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February 18, 2010
ISS On-Orbit Status 02/18/10

All ISS systems continue to function nominally, except those noted previously or below. Sleep shift in effect: The ISS crew’s workday began last evening at 4:14pm and ended this morning at 7:14 EST, i.e., 30 min earlier than yesterday (see time table at bottom).

At wake-up last night, FE-4 Kotov did the regular daily “early-morning” check of the aerosol filters at the Russian Elektron O2 generator which Suraev had installed on 10/19 in gaps between the BZh Liquid Unit and the oxygen outlet pipe (filter FA-K) plus hydrogen outlet pipe (filter FA-V). [FE-4 again inspected the filters this morning before bedtime, currently a daily requirement per plan, with photographs to be taken if the filter packing is discolored.]

In the “morning”, Noguchi, Creamer & Hire completed their first MYCO (Mycological Evaluation of Crew Exposure to ISS Ambient Air) Body Sample collection session. [The experiment investigates samples from the nasal cavity, the pharynx and the skin of crewmembers during pre/in/post flight periods for carrying out a detailed study of these samples, focusing particularly on fungi which act as strong allergens in a living environment. Microbiota of these samples is thought to be strongly reflected by that of the ISS environment, which has a completely closed orbital living space under microgravity. The Myco experiment is one in a series of studies on exposure biology. A number of microorganisms have already been detected in space stations such as the Russian Mir and the ISS. Penicillium sp. and Aspergillus sp. have been dominant fungal species in both of these space stations. Both act as strong allergens in our living environment, and allergies that are caused by these molds are recognized as a serious problem from the medical point of view. Many researchers are studying the correlation between environmental microbiota and allergic reactions caused by an exposure to a living environment.]

Also at wake-up, CDR Williams, FE-5 Noguchi & FE-6 Creamer completed another Reaction Self Test (Psychomotor Vigilance Self Test on the ISS) protocol. [The RST is performed twice daily (after wakeup & before bedtime) for 3 days prior to the sleep shift, the day(s) of the sleep shift and 5 days following a sleep shift. A total of 121 RST runs are assigned to Jeff for the duration of his orbital stay.]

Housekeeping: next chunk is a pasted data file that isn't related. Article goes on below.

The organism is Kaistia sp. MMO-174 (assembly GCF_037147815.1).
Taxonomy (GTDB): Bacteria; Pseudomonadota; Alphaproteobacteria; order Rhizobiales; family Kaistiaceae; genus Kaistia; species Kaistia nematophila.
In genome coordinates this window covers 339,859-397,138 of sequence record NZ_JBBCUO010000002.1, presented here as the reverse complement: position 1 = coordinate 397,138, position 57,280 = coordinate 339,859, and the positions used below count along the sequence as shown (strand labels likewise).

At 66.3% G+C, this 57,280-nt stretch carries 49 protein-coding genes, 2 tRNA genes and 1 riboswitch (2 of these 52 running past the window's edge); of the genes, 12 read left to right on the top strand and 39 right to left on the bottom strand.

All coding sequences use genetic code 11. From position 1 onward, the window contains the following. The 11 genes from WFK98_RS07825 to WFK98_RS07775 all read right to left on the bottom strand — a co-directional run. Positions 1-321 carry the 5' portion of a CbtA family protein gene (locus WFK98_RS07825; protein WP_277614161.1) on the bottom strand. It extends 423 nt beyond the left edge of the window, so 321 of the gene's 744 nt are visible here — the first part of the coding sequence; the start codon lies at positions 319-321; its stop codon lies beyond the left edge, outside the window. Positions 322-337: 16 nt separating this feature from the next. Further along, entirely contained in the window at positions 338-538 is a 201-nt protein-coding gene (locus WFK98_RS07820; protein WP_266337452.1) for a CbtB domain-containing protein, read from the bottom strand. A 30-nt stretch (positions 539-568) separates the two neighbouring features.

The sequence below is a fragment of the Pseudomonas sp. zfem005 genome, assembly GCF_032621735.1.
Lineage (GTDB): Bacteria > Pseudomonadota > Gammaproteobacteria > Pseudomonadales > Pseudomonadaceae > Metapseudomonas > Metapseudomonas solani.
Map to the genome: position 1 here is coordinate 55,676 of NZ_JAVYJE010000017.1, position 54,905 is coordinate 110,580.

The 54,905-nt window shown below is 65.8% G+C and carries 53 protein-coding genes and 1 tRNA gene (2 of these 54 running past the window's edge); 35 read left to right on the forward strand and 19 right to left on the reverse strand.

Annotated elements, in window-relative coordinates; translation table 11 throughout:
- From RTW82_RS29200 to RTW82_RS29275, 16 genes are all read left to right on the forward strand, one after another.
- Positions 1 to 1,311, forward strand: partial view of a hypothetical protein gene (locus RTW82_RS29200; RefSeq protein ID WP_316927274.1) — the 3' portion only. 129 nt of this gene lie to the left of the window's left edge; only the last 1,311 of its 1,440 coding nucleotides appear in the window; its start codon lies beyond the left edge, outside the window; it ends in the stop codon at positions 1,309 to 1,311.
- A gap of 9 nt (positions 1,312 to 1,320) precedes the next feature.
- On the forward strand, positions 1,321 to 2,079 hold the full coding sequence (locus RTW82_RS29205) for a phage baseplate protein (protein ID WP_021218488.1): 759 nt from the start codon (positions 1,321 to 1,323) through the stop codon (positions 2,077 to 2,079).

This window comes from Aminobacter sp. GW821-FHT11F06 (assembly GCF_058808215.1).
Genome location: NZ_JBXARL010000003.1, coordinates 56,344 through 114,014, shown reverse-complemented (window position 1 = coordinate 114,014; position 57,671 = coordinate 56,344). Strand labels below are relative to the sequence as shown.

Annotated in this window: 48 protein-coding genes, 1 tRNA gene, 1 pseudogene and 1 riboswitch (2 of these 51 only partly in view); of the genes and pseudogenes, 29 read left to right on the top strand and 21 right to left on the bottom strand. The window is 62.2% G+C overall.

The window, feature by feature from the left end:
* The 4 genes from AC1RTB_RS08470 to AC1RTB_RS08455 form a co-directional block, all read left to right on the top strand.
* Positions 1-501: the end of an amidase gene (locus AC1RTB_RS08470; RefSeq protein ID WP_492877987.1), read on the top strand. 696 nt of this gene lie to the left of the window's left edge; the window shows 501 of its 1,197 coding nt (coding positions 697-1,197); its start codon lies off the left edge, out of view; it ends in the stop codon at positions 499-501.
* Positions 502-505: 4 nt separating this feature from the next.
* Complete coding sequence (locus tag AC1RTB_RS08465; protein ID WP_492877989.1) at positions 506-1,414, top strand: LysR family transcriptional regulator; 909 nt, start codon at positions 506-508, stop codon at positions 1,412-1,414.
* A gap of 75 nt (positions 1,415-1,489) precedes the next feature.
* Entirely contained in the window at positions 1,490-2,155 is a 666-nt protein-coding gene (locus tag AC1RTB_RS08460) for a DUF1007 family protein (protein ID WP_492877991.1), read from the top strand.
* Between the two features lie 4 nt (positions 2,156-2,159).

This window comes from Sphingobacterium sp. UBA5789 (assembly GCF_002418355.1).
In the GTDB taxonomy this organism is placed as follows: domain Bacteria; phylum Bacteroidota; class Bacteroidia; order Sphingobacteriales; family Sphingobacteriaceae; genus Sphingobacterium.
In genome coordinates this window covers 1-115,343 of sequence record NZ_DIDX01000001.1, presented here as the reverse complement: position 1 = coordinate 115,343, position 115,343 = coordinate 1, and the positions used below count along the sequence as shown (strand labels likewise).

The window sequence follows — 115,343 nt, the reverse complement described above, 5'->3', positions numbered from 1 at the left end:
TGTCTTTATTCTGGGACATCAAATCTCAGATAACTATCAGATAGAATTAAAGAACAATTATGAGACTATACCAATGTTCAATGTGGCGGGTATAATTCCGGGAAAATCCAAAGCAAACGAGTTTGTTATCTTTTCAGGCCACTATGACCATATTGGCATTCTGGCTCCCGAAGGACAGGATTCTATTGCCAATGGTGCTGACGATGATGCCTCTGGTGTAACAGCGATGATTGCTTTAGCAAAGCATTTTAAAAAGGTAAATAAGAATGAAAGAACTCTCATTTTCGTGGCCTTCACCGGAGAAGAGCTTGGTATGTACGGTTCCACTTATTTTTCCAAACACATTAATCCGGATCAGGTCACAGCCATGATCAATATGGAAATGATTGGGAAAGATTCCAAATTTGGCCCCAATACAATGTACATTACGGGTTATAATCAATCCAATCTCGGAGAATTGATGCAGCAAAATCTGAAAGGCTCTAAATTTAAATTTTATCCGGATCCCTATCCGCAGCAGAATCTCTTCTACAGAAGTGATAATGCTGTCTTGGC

Timothy Creamer started another round of the NUTRITION/Repository/Pro K protocol with the 24-hr urine collections and diet logging. [Under Pro K, the crewmember measures and logs the pH value of a urine sample, to be collected the same time of day every day for 5 days. The crewmember also prepares a diet log and then annotates quantities of food packets consumed and supplements taken.]

Maksim Suraev completed a periodic checkout & performance verification of IP-1 airflow sensors in the various RS (Russian Segment) hatchways. [Inspected IP-1s are in the passageways PrK (SM Transfer Tunnel)–RO (SM Working Compartment), PkhO (SM Transfer Compartment)–RO, PkhO–DC1, PkhO–FGB PGO, PkhO-MRM2, FGB PGO–FGB GA, and FGB GA–Node-1.]

The FE-6 activated the new bioscience experiment ASEPTIC (BTKh-39) in the MRM2 Poisk module, took surface & air samples, followed by sterilizing the equipment, then monitoring the auto shutdown of the evacuation pump, and then taking samples from the transport box and placing them in the thermostat. The FE-1 took documentary photographs and video of the activities.

With ISS O2 being replenished from the Shuttle via the ORCA (Oxygen Recharge Compressor Assembly), FE-6 Creamer conducted the standard cycle check, i.e., reading off the number of cycles performed at the ORCA counter and reporting it to MCC-H.

CDR Williams set up the photo equipment to take pictures of the 2A solar array mast.